In the town, the couple stands out for not being white.
Human trafficking has been an issue that people are trying to fight off lately. This illegal trade that is modern-day slavery is thriving so much that it is second only to arms trade. In the past few years, many celebrities have voiced support for campaigns against trafficking.
Traffik is a movie about Brea (Paula Patton), a journalist with the Sacramento Post, who has been pursuing a major story on corruption within her city, but finds that a rival journalist has published the same story at her newspaper.
She feels that her colleague did not do a good job on the story. Brea has a heated war of words with her editor and is asked to take some time off work and re-evaluate her approach to her career.
Brea’s boyfriend, John (Omar Epps), together with their friends Darren (Laz Alonso) and Malia (Roselyn Sanchez) take Brea out to celebrate her birthday. It is then that she opens up to them that she may not even be having a job, and Darren ruins John’s surprise by telling her that John is taking her out to a vocational getaway in the California mountains.
This is where the situation gets tricky. Reminiscent of the film Get Out, in some ways, the getaway home is situated in a small town where the couple stands out for not being white.
Like a sore thumb, they are easy to pick out and John gets into a fight with a biker crew that feels like he shouldn’t be in the area when they stop at a gas station to get some supplies.
FIGHT FOR THEIR LIVES
While using the bathroom, Brea comes across a strange girl who looks like she wants to tell her something but they are interrupted by an aggressive man from the biker crew who’s with her.
The couple’s romantic getaway now becomes a fight for their lives as the crew believes that the couple has something that would let their secret trade activity get out.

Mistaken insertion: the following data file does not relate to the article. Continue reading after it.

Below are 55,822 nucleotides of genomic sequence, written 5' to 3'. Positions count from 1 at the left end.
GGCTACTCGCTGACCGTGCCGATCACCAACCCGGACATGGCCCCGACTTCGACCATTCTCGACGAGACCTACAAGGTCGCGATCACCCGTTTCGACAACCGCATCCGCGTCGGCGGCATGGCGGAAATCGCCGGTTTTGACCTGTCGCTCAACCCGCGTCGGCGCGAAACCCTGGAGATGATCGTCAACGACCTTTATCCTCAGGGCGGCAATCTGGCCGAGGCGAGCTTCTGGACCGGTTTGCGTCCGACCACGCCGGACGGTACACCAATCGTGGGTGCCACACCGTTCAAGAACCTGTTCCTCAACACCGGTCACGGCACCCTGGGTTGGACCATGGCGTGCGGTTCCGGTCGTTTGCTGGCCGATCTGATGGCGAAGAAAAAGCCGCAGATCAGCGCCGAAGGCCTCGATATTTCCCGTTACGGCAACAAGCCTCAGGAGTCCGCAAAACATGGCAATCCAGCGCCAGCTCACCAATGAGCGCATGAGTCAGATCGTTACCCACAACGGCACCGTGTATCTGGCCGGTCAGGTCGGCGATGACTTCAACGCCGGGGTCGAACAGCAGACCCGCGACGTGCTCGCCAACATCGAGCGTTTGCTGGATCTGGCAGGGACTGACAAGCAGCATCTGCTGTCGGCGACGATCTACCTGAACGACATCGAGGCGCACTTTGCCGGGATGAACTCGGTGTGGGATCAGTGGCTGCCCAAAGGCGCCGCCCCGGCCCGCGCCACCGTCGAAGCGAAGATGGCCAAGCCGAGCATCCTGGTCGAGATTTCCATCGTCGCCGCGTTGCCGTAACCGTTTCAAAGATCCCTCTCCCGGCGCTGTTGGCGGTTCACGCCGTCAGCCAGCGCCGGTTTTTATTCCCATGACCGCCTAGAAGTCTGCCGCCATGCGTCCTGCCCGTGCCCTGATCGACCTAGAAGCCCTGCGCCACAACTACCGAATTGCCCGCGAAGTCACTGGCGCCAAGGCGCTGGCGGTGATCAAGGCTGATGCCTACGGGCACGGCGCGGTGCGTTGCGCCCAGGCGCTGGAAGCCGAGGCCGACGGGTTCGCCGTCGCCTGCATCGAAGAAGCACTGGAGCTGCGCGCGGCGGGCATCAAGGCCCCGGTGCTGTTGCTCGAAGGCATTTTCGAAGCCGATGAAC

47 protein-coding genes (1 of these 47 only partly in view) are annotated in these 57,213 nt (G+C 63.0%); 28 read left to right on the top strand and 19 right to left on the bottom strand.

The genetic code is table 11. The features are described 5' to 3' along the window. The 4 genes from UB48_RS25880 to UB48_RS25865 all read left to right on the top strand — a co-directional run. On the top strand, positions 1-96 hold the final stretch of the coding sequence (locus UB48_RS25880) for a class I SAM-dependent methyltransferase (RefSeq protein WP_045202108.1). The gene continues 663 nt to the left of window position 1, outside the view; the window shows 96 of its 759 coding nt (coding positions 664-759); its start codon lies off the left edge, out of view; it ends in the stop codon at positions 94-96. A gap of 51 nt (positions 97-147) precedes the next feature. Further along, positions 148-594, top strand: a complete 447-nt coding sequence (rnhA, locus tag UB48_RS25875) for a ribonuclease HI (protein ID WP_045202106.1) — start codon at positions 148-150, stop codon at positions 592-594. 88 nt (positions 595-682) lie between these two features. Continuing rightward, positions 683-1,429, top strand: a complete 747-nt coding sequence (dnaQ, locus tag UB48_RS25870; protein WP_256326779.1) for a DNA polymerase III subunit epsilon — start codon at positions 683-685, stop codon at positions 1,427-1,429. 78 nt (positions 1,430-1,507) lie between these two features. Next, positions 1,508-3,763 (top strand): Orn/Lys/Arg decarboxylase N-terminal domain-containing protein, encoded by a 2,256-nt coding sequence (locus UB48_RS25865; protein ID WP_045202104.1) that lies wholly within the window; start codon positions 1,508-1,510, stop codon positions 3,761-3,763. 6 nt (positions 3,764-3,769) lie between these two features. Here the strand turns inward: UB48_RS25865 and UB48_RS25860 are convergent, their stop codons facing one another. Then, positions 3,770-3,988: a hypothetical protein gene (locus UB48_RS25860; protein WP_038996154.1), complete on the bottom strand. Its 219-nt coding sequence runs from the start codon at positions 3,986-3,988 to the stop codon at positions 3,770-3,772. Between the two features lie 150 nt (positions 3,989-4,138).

The movie has a very interesting introductory scene and soundtrack that goes with it. The scene that follows this then definitely gets you glued and yearning to find out what happens next.
I feel the first half of the movie is definitely the best part of the movie because the writing of it was spot on. The dialogues are good, the scenes flow wonderfully and the story line is good.
However, the second half of it starts feeling like they really wanted to do a movie on human trafficking but they didn’t take enough time working on.
The scenes are downright cringe-worthy, and you start to feel almost embarrassed that actors of a high calibre would put themselves in this situation. Bad writing or just poorly executed acting, I believe the actors committed so much to this worthy cause – Patton is even the producer – whatever the cost to their reputations.
The progression of the movie goes from zero to 100 too quickly, and there isn’t enough build-up to the climax. Then it fizzles out and tries to pick up again. The soundtracks were definitely amazing and on point, to me.
When was the last time we had any news on Paula Patton before the announcement of the works and release of Traffik? After having been in a few movies back in 2016, she fell off the radar.
But she looks nothing like your conventional 42-year-old woman. You could check out the movie to but it’s not exactly the stuff of Oscars.